WARNING: the foods we cook for Abby are safe for her, but not necessarily for everyone. Please confirm any ingredients are safe for you before using in your diet. Food Allergies can kill and the best policy is complete avoidance. Read this post for more info.

Wednesday, April 30, 2014

Corn-free Tamales

Done. Much easier then I thought it would be as well.

I have never made tamales before and to be honest not a huge fan. However, Derek and Abby always adored Christmas tamales years ago when she was able to eat corn many years ago. (we were told she had "outgrown" her allergies- HA! Not really)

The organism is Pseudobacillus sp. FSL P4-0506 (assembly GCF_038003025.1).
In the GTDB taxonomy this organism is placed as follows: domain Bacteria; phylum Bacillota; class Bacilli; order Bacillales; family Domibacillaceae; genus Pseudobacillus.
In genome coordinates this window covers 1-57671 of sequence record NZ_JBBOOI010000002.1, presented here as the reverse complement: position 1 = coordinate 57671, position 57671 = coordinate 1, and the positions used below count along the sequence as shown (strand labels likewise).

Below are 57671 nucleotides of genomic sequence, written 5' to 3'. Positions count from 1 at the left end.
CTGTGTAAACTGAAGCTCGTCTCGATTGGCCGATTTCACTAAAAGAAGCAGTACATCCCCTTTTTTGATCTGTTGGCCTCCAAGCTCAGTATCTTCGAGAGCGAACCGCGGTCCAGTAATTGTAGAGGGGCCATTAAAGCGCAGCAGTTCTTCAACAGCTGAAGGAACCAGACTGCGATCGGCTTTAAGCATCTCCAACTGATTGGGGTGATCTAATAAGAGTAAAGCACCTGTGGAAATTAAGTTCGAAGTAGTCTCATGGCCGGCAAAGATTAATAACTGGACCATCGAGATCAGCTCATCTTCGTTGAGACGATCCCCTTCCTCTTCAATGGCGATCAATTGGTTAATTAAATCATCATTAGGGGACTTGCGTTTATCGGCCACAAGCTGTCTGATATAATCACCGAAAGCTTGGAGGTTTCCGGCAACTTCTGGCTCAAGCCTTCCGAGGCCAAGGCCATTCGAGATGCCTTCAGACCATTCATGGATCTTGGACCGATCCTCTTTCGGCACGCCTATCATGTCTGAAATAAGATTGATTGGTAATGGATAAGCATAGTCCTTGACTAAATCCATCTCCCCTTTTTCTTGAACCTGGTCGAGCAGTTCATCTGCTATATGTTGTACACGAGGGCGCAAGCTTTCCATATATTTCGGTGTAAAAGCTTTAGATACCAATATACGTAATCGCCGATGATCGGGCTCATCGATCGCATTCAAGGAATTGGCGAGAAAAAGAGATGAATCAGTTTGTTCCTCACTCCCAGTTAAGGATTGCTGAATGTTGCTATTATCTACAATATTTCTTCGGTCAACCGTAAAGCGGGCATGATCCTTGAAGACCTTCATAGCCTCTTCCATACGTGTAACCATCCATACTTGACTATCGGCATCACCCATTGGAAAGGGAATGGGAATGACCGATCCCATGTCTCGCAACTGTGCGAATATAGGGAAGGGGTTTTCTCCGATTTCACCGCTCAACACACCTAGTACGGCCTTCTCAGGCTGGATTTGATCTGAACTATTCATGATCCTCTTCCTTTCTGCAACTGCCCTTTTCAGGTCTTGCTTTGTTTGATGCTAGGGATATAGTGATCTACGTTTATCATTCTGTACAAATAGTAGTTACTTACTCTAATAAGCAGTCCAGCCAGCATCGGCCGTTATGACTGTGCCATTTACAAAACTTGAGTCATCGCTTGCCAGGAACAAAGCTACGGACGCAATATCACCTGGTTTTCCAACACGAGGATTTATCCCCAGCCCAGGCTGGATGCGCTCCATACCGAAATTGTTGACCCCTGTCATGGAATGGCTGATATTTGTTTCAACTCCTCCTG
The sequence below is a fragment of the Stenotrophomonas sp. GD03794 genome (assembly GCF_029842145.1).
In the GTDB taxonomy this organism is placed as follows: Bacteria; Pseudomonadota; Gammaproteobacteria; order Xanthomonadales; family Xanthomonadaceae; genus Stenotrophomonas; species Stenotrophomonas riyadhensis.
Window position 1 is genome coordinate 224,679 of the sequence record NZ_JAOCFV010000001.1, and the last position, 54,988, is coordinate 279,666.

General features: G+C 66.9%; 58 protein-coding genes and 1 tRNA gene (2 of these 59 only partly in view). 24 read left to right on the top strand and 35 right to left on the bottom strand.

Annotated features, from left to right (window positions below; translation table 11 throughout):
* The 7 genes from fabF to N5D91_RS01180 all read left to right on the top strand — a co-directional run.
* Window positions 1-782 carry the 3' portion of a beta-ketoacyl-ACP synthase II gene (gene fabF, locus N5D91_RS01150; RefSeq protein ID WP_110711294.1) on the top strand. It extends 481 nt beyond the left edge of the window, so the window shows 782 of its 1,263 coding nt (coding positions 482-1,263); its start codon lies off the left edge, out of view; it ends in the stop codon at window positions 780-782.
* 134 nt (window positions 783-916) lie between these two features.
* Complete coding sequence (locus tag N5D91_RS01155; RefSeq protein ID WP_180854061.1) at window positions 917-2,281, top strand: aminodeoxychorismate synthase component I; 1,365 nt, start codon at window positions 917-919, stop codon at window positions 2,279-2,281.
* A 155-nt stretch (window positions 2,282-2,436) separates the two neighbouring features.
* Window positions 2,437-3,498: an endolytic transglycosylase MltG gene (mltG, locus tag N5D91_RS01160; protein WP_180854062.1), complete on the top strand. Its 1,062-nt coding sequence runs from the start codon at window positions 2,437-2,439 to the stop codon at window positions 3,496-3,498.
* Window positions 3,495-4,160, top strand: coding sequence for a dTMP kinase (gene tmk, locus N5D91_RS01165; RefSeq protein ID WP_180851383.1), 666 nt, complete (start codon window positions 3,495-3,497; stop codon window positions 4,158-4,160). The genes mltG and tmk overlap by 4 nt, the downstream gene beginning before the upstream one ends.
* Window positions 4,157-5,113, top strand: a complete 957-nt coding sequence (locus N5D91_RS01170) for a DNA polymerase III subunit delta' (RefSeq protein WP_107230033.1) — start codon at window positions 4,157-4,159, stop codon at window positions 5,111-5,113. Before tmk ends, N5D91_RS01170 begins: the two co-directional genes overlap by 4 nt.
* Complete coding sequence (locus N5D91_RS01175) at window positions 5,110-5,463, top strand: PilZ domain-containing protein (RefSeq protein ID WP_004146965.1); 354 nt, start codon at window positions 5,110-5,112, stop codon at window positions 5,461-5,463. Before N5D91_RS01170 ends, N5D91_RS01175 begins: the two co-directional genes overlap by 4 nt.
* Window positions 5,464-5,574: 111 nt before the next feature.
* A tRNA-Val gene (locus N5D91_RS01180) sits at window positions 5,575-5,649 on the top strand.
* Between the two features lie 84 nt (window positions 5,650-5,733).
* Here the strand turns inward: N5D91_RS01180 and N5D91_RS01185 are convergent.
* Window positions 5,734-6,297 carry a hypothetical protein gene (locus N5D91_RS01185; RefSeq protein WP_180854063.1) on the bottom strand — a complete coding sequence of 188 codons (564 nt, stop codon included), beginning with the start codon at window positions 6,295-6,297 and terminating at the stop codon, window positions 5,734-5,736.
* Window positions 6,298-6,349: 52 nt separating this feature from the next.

Part of knowing you cannot have a certain food is craving it. All of us will always have moments of wanting what we cannot have.

To my surprise these turned out great. Derek, Sara and Abby said "Please, Make AGAIN!"

I am very satisfied knowing that a very traditionally corn based favorite food can be made corn free and taste just as good.

My "wrapping" needs work! But, despite their varying sizes and shapes they worked out well. About halfway through I had managed to find the "best" method. So if you make them cut yourself some slack, even if they don't look perfect, they will taste just fine.

I followed a few different websites that explained making tamales so really not a recipe but a list of my substitutions.

1) Instead of corn husks I used dried bamboo leaves I found at the Asian market.